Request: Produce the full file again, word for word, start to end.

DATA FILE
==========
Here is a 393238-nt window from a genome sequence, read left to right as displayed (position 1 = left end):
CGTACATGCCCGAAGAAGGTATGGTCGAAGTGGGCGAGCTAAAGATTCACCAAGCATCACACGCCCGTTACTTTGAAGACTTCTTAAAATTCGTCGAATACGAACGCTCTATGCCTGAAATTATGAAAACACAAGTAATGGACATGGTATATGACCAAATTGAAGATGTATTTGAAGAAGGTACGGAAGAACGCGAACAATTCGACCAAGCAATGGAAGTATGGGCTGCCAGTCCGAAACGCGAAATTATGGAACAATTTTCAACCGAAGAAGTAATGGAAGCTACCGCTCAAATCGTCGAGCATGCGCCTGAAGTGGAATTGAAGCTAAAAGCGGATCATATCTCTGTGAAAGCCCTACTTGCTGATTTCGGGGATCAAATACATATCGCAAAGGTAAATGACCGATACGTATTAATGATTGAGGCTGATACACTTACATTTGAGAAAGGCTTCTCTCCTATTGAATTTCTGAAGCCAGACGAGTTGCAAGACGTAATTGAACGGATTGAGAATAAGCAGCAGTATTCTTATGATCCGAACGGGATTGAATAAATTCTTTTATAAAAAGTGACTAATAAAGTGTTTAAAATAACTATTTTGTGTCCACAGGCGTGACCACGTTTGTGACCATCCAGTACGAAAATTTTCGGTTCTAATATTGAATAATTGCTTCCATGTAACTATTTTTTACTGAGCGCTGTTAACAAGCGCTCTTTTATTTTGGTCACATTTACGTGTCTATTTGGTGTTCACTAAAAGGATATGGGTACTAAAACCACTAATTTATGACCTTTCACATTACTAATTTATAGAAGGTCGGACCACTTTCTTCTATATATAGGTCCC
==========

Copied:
Here is a 393238-nt window from a genome sequence, read left to right as displayed (position 1 = left end):
CGTACATGCCCGAAGAAGGTATGGTCGAAGTGGGCGAGCTAAAGATTCACCAAGCATCACACGCCCGTTACTTTGAAGACTTCTTAAAATTCGTCGAATACGAACGCTCTATGCCTGAAATTATGAAAACACAAGTAATGGACATGGTATATGACCAAATTGAAGATGTATTTGAAGAAGGTACGGAAGAACGCGAACAATTCGACCAAGCAATGGAAGTATGGGCTGCCAGTCCGAAACGCGAAATTATGGAACAATTTTCAACCGAAGAAGTAATGGAAGCTACCGCTCAAATCGTCGAGCATGCGCCTGAAGTGGAATTGAAGCTAAAAGCGGATCATATCTCTGTGAAAGCCCTACTTGCTGATTTCGGGGATCAAATACATATCGCAAAGGTAAATGACCGATACGTATTAATGATTGAGGCTGATACACTTACATTTGAGAAAGGCTTCTCTCCTATTGAATTTCTGAAGCCAGACGAGTTGCAAGACGTAATTGAACGGATTGAGAATAAGCAGCAGTATTCTTATGATCCGAACGGGATTGAATAAATTCTTTTATAAAAAGTGACTAATAAAGTGTTTAAAATAACTATTTTGTGTCCACAGGCGTGACCACGTTTGTGACCATCCAGTACGAAAATTTTCGGTTCTAATATTGAATAATTGCTTCCATGTAACTATTTTTTACTGAGCGCTGTTAACAAGCGCTCTTTTATTTTGGTCACATTTACGTGTCTATTTGGTGTTCACTAAAAGGATATGGGTACTAAAACCACTAATTTATGACCTTTCACATTACTAATTTATAGAAGGTCGGACCACTTTCTTCTATATATAGGTCCC